I once had a job interview with a CEO who very proudly proclaimed to me that his company had been doing Agile development since before it started getting called “Agile”.
I accepted a position with that company but was surprised to discover that while they occasionally had a “scrum” meeting and used the term “sprint’ – they had no EPICs/user stories, no unit testing, no continuous integration or continuous deployment, no iteration planning meetings, no point estimations, no velocity measurements, no retrospectives, no burn up/down charts/tracking, and no automation testing.
I quickly realized that this CEO may have been confusing the literal meaning of the word “agile” with the development methodology and principles of the same name and thought they were Agile because that were flexible with dates and requirements.
This was certainly an extreme example, but I believe partial implementations are far too common. When hiring, I used to ask any product manager, QA engineer, or developer candidate what development methodology was used at his or her last company. If the candidate knew what Agile was, the answer was amazingly consistent and indicated the organization was only partially agile. I have probably asked this question over 100 times over the past 5 years, but never once heard somebody state that their organization was 100% “by the book” Agile.
Pure or 100% Agile may only largely exist in the classroom – and I think that is fine. Every organization needs to adopt the principles & processes that work best in their environment. But have they adopted enough of them to actual reap the benefits that the methodology and principles aspire to deliver? In far too many cases, the answer is no.
Far too many Agile conversions/implementations are only partly successful. Companies it seems, are willing to live with only a partial return on their investment. Why does this happen? I believe there are a number of reasons. An Agile conversion takes discipline and dedication and willing to live through bumps on the road on the way there. Not every company will stick with it, even if they invested a lot of time and energy into it at the beginning. Unless it becomes engrained into the culture, it is easy to only adopt the principles and processes that are easy, and let the things that require more rigor and discipline fade away.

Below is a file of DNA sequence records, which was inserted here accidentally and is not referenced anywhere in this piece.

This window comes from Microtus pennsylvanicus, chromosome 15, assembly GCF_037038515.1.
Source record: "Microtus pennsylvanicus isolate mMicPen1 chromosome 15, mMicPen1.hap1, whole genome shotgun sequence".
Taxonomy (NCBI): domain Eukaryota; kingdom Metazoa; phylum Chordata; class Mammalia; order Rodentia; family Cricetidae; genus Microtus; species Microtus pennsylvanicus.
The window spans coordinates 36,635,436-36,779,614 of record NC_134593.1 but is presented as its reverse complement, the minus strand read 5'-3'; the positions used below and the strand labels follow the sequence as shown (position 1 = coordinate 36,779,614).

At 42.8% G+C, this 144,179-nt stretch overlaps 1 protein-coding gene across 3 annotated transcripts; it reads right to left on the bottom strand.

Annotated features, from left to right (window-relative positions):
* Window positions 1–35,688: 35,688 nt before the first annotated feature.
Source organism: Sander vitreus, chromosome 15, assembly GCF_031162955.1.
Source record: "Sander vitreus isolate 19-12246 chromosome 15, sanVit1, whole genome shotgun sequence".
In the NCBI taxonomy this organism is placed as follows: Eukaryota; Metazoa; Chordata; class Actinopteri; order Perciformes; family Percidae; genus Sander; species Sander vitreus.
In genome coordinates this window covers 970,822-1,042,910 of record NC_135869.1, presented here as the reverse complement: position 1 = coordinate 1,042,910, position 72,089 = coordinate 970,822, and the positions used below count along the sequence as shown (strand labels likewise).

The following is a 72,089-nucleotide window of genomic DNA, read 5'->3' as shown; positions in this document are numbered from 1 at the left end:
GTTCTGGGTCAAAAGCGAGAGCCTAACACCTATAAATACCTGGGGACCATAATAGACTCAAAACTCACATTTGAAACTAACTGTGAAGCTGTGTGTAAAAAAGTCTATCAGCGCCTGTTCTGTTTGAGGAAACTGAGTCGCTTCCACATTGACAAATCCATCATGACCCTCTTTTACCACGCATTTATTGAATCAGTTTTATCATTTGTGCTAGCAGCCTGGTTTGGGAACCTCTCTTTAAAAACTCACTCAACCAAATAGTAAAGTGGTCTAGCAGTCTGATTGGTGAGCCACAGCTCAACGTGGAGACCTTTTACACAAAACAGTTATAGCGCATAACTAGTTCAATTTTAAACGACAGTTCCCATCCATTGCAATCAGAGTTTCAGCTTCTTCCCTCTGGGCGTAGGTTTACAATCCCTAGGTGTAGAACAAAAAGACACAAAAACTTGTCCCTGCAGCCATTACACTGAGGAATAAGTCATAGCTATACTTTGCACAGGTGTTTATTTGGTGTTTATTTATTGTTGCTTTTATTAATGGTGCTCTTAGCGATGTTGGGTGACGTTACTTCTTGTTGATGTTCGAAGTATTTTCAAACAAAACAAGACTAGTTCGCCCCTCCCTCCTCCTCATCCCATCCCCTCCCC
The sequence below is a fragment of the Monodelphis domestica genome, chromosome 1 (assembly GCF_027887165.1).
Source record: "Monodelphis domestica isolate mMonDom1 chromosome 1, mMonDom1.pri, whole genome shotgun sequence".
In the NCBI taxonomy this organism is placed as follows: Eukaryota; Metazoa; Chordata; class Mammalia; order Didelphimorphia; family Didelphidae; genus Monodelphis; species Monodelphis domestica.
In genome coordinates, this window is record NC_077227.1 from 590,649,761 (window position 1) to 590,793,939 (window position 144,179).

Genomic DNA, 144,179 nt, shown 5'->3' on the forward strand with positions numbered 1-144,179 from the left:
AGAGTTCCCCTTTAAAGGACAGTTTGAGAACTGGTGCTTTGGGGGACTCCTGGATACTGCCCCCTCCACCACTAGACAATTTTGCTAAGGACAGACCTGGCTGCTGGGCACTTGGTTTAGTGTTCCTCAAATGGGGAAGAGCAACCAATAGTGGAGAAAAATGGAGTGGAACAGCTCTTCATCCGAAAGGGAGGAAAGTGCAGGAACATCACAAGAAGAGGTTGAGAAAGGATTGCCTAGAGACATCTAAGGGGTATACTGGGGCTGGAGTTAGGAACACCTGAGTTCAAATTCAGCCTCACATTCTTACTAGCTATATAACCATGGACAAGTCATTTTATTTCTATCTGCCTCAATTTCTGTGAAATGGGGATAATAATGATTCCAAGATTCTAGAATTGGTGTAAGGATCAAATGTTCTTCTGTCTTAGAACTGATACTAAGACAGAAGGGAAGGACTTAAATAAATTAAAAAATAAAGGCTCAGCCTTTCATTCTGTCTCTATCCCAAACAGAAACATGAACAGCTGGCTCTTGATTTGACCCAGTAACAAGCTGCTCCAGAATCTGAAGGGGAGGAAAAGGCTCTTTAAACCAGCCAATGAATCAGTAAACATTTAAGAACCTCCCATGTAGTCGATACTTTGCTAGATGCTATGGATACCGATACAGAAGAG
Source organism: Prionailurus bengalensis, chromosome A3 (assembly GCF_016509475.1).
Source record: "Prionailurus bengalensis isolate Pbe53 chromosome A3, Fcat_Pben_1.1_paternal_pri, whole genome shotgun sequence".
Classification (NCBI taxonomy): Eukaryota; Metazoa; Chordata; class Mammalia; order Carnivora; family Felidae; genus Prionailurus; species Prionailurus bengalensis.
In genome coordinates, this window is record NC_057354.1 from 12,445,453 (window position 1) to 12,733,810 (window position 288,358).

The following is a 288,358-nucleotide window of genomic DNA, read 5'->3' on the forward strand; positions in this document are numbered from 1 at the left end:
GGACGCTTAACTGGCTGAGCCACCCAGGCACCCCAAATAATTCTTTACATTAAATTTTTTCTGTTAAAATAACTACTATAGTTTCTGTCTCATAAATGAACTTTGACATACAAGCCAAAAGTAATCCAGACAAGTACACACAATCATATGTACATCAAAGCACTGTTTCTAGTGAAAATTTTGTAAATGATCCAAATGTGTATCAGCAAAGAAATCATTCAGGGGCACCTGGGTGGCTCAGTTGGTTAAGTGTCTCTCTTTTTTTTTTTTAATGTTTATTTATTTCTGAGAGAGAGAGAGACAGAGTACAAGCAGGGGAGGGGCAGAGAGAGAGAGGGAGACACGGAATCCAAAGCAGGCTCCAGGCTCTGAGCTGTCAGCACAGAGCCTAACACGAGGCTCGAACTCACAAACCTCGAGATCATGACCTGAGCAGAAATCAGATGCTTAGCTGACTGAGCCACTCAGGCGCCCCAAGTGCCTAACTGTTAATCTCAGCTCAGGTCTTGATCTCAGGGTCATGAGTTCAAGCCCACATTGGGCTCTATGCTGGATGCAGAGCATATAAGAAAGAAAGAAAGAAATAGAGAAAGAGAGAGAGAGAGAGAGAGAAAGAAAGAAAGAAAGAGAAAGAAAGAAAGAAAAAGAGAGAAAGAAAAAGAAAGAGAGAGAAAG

Often, Agile adoption is somewhat doomed from the beginning. Sometimes companies send product owners, project managers, and developers to Agile training and then expect them to come back to the office and start doing it. Others bring in an Agile coach to try to teach their team how to do it. But what happens – why does this often not work? There are a number of reasons, including:
1) Training is often ineffective because the team is too busy. How many companies can afford to give up their development team for training? They have deadlines and are behind – that is why they are considering an Agile conversion in the first place! So only some are sent to training, they get distracted by emails and issues that come up back at their office and they only retain a small portion of what they are trained on. When they come back to share with others, the others get only a tiny portion of the important content.
2) Training is often ineffective because the subject matter is BORING. These are often technical folks in the training that love learning about new technology. Not new principles and processes. Yuck!